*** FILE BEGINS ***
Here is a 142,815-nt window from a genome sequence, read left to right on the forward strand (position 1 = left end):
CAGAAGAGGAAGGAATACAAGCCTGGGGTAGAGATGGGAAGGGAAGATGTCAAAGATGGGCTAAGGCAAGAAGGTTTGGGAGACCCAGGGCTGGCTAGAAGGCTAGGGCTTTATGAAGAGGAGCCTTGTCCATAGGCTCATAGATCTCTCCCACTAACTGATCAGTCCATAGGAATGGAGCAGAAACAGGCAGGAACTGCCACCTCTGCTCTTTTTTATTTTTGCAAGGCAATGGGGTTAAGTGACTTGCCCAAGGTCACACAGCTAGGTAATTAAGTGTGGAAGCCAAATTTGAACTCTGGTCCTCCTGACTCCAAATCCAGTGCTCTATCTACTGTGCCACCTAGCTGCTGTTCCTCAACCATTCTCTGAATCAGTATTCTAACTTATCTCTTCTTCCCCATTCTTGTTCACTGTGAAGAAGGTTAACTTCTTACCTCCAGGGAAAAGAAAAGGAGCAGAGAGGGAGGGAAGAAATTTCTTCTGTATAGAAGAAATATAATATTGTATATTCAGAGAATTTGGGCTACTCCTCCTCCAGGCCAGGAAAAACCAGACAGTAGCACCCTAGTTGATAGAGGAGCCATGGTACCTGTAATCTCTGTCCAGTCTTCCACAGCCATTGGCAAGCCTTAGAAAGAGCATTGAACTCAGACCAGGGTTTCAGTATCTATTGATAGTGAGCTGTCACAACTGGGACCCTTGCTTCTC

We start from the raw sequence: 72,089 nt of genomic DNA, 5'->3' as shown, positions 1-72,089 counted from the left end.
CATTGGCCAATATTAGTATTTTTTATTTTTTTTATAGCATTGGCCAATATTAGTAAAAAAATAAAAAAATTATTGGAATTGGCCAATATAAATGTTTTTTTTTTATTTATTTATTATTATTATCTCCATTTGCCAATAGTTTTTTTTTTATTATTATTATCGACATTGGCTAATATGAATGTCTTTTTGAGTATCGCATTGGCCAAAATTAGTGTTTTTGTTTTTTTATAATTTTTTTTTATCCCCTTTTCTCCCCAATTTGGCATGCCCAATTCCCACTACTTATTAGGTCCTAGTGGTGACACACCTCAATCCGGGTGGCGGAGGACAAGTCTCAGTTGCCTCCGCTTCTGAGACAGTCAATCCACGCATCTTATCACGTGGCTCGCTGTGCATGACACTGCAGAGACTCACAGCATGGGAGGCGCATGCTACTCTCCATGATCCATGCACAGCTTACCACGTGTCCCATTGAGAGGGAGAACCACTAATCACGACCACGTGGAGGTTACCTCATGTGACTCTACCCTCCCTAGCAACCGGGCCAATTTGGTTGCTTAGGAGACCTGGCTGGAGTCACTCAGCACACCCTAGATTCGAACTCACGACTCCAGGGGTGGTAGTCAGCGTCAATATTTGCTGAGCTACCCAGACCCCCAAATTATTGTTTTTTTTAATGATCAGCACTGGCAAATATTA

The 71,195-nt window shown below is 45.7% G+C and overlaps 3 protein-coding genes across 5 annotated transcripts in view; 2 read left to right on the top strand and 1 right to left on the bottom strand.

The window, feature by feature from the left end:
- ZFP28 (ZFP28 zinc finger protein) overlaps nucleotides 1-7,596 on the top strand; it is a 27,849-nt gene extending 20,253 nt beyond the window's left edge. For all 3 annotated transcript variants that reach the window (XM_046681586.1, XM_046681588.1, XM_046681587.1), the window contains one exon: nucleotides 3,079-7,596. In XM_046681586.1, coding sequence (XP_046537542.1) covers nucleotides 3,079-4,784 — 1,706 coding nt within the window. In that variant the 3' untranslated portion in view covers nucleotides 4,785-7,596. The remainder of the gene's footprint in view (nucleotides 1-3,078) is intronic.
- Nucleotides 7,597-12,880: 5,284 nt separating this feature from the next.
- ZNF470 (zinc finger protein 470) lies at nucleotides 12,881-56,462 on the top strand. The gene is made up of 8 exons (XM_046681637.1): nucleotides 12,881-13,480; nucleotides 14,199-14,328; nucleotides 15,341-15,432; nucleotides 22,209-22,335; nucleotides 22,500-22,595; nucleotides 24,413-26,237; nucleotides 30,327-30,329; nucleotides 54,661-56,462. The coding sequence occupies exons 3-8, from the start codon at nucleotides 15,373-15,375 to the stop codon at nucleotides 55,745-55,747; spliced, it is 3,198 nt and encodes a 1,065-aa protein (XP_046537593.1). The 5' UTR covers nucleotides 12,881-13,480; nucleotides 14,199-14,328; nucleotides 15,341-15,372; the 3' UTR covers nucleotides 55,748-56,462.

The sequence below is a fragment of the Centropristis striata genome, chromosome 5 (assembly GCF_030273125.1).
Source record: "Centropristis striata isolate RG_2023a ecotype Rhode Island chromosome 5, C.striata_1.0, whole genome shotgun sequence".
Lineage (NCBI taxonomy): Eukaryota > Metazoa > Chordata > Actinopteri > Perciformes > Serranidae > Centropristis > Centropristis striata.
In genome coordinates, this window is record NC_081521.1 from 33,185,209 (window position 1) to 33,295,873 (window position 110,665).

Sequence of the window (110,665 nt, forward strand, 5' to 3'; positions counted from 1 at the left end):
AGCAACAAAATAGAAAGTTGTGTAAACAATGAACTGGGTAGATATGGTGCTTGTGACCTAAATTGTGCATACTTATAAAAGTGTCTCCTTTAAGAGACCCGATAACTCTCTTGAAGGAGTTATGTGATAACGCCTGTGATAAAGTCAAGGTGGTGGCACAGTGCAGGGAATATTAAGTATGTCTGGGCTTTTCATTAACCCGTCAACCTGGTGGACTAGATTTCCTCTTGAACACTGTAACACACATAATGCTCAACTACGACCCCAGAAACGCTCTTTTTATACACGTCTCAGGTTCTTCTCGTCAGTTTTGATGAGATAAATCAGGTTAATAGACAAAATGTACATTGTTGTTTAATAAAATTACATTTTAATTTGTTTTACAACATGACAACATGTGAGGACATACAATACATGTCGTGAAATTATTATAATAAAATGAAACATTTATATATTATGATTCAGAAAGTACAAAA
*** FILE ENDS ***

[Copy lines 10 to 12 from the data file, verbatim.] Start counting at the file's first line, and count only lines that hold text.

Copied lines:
The sequence below is a fragment of the Centropristis striata genome, chromosome 5 (assembly GCF_030273125.1).
Source record: "Centropristis striata isolate RG_2023a ecotype Rhode Island chromosome 5, C.striata_1.0, whole genome shotgun sequence".
Lineage (NCBI taxonomy): Eukaryota > Metazoa > Chordata > Actinopteri > Perciformes > Serranidae > Centropristis > Centropristis striata.